AHRC UA990205 Malaysia 05 February 1999
ASIAN HUMAN RIGHTS COMMISSION URGENT APPEAL [UPDATE]
June 1996, Irene Fernandaz, director of Tenaganita, a non-government organisations, went on trial charged under the Printing Presses and Publication Act with maliciously publishing ‘false news\” in Tenaganita’s Report on condition at detention centres for undocumented migrant workers.
Irene, if convicted, will be sentenced to 3 years’ imprisonment or a fine or both. The trial has been lengthy and it continues.
In 1996, there were 449,565 legal foreign workers in Malaysia and estimate of twice that number of undocumented foreign workers. The migrant workers suffer the most abuses. They work as cheap labour in the infrastructure, plantations and factories. They suffer from restrictions on movement, risk arrests, exposed to poor and unsafe working conditions, and discrimination at workplace, and more restrict in their right to organise.
The police questioned Irene Fernandez in relation to alleged criminal defamation charges regardings the organisation’s research, and charged her with withholding evidence when she refused to handover research documents.
From 1993 to 1995, more than 47,000 migrants were detained at Semenyih Detention Centre. There have been abuses and deaths in the detention centre. August 1995, Tenaganita, a non-government organisation, released a reported exposing the inhumane conditions in the detention centre. The Tenaganita reported on overcrowding, unhealthy conditions, insufficient food, water and medical treatment in the detention centres. It was confirmed that at least 45 dead, 42 of them in Semeyih. Ten had died of beri-beri while 12 had died of \”gastric\”. In mid-1996, government sources revealed that 98 detainees had died.
AN UPDATE: PUBLIC STATEMENT BY IRENE FERNANDEZ
2nd February 1999
Today, the Magistrate, Puan Juliana Mohamed in the case of Irene Fernandez, charged under Section 8A of the Printing Presses and Publications Act 1984, ruled that I am to enter my defence. According to the Magistrate, the Prosecution has proven their case beyond reasonable doubt that the contents of the Memorandum which was published are false. In her opinion the Prosecution has discharged its burden of proving its case beyond reasonable doubt. However, I note that the Prosecution did not produce a single one of the 36 detainees that they said they had interviewed and taken statements under Section 112 of the Criminal Procedure Code.
In my view, the Prosecution relied heavily on the evidence of police and government officers who would be expected to serve their own interests. The Prosecution had conceded that 42 detainees had died while under police custody, yet, despite repeated requests, the post mortem reports were not produced. In fact the defence application that the Prosecution be ordered to produce the reports was dismissed. At the end of the Prosecution case, the Prosecution offered 145 witnesses to the defence. The defence had requested on 4 November 1998 for all the detainees in the witness list as well as the police officer in Kajang who had conducted the inquiry into the deaths of the detainees in the camp, to be made available to the defence to be interviewed. Subsequently, two reminders ( 4.12.98 and 26.1.99) were sent to the Prosecution. However, till today the Prosecution has failed to produce any one of these detainees to the Defence.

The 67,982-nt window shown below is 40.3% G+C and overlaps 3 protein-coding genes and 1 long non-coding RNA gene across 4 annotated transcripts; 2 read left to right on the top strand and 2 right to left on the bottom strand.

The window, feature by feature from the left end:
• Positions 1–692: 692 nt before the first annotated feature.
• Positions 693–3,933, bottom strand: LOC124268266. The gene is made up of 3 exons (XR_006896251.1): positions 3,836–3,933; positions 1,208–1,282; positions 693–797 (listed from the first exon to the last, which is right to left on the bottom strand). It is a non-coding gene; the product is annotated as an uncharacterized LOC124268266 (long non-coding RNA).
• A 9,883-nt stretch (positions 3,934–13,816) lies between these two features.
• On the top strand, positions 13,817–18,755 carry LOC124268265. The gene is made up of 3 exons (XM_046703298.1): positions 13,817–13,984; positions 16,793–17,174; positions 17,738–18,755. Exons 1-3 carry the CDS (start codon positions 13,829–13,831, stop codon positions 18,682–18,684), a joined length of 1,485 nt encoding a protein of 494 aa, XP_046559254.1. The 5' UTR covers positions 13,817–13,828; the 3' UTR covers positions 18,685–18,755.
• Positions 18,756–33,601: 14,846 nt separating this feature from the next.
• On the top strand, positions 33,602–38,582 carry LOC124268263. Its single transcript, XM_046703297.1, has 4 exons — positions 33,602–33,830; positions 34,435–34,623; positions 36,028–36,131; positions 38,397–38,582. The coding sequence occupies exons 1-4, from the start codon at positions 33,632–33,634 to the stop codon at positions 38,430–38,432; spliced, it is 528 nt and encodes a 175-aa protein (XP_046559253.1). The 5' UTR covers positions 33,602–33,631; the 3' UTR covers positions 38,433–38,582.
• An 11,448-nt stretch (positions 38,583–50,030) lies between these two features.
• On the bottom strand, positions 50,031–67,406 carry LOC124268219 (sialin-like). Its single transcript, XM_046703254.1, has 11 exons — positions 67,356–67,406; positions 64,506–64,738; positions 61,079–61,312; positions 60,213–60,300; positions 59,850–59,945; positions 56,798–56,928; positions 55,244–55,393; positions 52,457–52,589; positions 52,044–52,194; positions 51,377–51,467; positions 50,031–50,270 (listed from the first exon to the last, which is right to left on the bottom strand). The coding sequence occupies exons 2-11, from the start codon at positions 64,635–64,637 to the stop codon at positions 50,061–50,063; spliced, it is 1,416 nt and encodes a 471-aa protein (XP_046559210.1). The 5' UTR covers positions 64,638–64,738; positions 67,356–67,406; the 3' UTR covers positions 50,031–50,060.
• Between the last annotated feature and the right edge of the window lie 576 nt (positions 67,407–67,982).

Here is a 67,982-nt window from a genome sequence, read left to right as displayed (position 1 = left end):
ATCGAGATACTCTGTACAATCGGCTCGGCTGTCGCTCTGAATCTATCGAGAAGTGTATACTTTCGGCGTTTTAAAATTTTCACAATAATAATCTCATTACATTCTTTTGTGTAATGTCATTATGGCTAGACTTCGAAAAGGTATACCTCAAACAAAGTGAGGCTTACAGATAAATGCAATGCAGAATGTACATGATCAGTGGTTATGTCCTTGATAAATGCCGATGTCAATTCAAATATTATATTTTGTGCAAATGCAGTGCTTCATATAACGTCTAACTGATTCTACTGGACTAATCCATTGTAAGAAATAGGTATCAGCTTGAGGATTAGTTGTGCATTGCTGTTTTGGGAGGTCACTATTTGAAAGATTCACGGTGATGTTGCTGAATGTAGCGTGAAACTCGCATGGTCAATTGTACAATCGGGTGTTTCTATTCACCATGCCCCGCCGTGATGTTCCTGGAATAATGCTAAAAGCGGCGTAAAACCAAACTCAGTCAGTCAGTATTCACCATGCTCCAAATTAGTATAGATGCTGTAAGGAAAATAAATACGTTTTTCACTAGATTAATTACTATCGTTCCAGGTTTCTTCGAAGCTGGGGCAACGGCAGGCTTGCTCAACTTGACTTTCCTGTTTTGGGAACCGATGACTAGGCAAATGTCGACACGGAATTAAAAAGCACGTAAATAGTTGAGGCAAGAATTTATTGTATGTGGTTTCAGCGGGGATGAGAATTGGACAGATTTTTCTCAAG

The defence intends to call about 30 witnesses. Unlike the Prosecution we will bring ex-detainees to testify as they are the best people who will have intimate knowledge of the actual conditions in the camp. We believe that the truth will be revealed. As I have stated right from the onset, I should never have been charged because of the Memorandum. Section 8A of the Printing Presses and Publications Act 1984, violates our fundamental rights to freedom of expression. As long as this law remains we can never really achieve our aim of accountability and transparency in our society.
We encourage you to continue writing faxes and letters to the Malaysia government. Request the following action to be taken:
to stop persecuting Irene Fernandez for revealing the police abuses, corruption and inhumane treatment of the migrants detained at the various detention centres.
to ratify the ILO Convention 87 on Freedom of Association and Protection of the Right to Organise; the ILO Convention 97 on Migrant Workers; the UN Convention of the Right of Migrant Workers. Thus, Malaysian government will uphold the rights of the workers by ratifying and implementing the treaties.
To support this case, please click here: SEND APPEAL LETTER
Datuk Seri Dr. Mahathir Mohammad, Prime Minister’s Department, Jalan Dato Onn, 50502 Kuala Lumpur, Malaysia <br>
Fax: 60-3-2984172, 2383784
Datuk Mokhtar Abdullah, Attorney General’s Chambers, Jabatan Peguam Negara Malaysia, Tingkat 20, Bangunan Bank Negara Malaysia, Jalan Tangsi, Kuala Lumpur, Malaysia, Fax: 60-3-2984172
CC COPIES TO:
Ms. Mary Robinson, Office of the United Nations High Commissioner for Human Rights
Palais des Nations, 8-14 avenue de la Paix, CH 1211 Geneva 10, Switzerland
Tel: (41 22) 9173456, Fax number: (41 22) 9170213, E-mail: firstname.lastname@example.org
and Diplomatic representatives of the Malaysia accredited to your country.